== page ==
Wanton destruction with no motive or reasoning whatsoever. Not even knowing what or who the perpetrator is. The hallmarks of fear in a story. Then you have a floating volleyball with a zombie face throwing rocks around with his tongue. Suddenly it’s not so scary after all. Anyway, King Oddball, new puzzle indie for the Switch.
The above is half honest, incidentally; there is no plot to this game. Literally. You are the titular King Oddball, a floating alien head thing that swings objects like rocks, diamonds and grenades to destroy everything and everyone on screen for…some reason. Aliens are jerks, I guess? Is he even an alien? Bah, who knows.
King Oddball is a physics based puzzle game. As described in the ‘plot’ summary, the object of the game is to destroy every enemy on screen, move on to the next level, rinse and repeat. Extremely simple. What’s not as simple is the physics. Unlike it’s obvious comparison in Angry Birds, the physics in King Oddball are deliberately nowhere near as precise, given that the titular oddball swings rocks like a pendulum. As such, timing is an essential part in clearing the area, especially with few throws. Prepare to replay levels a lot in order to find the perfect angle, timing and rock usage.
The physics notwithstanding, King Oddball is very much an Angry Birds clone. There’s stuff like random explosives lying around, different types of projectiles (that are restricted to secondary modes) and several different types of stationary targets, so it’s nothing you haven’t seen before assuming you’ve played a version of Angry Birds. That said, some levels can be a bit harder than your standard Angry Birds given the separate mechanics, but it’s nothing that can’t be beaten on repeat attempts, since the game does load and restart levels about as fast as the average Angry Birds game.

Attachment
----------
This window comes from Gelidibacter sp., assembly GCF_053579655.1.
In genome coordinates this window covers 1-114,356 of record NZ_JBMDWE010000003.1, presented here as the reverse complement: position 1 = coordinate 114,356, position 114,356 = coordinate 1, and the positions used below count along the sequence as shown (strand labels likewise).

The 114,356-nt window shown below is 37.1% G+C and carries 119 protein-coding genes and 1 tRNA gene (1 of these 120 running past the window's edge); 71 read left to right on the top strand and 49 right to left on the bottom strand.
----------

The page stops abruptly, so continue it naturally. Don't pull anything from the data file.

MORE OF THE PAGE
King Oddball‘s visuals are like staring at a very basic painting. You stare at it, you take it in, but there’s nothing really memorable about it. It’s not bad whatsoever, hell, the grainy aesthetic it has might be neat, but it’s nothing to write home about. The same can’t be said for the music that accompanies it, which consists of a couple melodies using the same base melody with different instrumentation. As you might imagine from that description, it gets repetitive fast. Again, like the visuals, the music isn’t necessarily bad, especially with short levels, but considering that those same levels are prone to being replayable 5-10 times, there’s only so much one can take before muting the music and playing the greatest background music ever put into a game.
But in the end, that’s King Oddball for you. It’s very easy to pick up and play, it has a rather decent amount of content with 160+ levels (including secrets), and has a good enough amount of challenge so as to not be mindless (challenge is perfectly fine, and this game certainly has it). The game’s also super cheap, so while it’s not the first thing one would buy with 5 dollars (or your regional equivalent), it’s not a hefty investment either. An okay time sink, in short…just like Angry Birds. And isn’t a ridiculously overpriced game like some console ports of the latter-NO GAMESTOP I AM NOT PAYING 15 DOLLARS FOR A CONSOLE PORT OF A 99 CENT GAME